Much of the content is in the form of e-mail, which has exploded in use over the last eight years, and is expected to make up to 20-40 terabytes. This number can only be expected to grow in future administrations. There is no doubt that Obama and his team, judging by his admitted addiction to his BlackBerry, will generate even more data that will have to be archived and indexed.

The effort to incorporate the records has been complicated by foot dragging by the current administration; they have been reluctant to provide details about the size and format of the records they will be turning over. The format issue is particularly relevant, many of the records are expected to be in unfamiliar formats, and without preparation the National Archive will struggle to process them. Specifically, there are large quantities of digital photographs and the White House’s “records management system” that provides the index for the text-based records.

In addition to the size of the records, there are concerns that the proprietary format of the records will become obsolete. This has already happened at NASA, there are millions of files on 8″ and 5 1/4″ floppy diskettes, various obsolete tape cartridges, and NASA’s earliest photographs of the earth that are mostly inaccessible with today’s technology.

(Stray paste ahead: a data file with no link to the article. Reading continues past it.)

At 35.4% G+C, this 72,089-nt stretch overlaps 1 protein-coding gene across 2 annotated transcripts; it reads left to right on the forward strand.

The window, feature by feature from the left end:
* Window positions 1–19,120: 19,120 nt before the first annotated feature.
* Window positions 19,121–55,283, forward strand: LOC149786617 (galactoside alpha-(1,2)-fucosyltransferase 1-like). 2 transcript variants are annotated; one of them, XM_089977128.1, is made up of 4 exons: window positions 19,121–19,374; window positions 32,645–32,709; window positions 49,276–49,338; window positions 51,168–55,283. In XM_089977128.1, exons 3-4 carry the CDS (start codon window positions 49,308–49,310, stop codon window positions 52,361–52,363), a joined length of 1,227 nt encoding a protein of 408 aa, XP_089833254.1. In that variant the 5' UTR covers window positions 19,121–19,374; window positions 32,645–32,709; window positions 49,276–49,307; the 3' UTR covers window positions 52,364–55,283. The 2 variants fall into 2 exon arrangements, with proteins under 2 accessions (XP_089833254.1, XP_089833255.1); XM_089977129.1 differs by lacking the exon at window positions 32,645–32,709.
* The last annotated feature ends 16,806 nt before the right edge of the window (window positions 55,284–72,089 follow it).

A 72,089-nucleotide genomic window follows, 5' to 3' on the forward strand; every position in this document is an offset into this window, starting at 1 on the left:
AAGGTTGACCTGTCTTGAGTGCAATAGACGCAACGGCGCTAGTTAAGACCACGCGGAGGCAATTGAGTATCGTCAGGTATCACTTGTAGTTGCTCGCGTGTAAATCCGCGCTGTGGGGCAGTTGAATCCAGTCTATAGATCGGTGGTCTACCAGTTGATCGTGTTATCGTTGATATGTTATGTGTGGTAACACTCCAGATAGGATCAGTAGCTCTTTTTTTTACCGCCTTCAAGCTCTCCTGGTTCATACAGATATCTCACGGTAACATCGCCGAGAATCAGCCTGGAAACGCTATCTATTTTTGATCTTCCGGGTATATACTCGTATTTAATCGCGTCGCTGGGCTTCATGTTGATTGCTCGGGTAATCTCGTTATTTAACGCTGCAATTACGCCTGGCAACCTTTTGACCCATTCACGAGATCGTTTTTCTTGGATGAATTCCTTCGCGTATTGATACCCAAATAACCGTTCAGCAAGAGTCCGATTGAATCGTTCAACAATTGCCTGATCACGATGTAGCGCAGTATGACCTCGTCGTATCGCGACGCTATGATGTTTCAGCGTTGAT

Despite a new $144 million computer system, concerns abound about the ability of the National Archives to absorb the content. In the words of Paul Brachfeld, the archives’ inspector general, “Just because you ingest the data does not mean that people can locate, identify, recover and use the records they need.”

While only a fraction of the information turned over to the National Archives will be of any interest to researchers and the public, by law it must all be archived, and without a plan in place to index and store the data, it may be rendered utterly useless. As the amount of electronic content increases, this may prove to be only the tip of the iceberg.

Cody Burke is a senior analyst at Basex.

Teaching The Thumb Generation May Mean Throwing Out The Chalk

Thursday, January 1st, 2009 by Cody Burke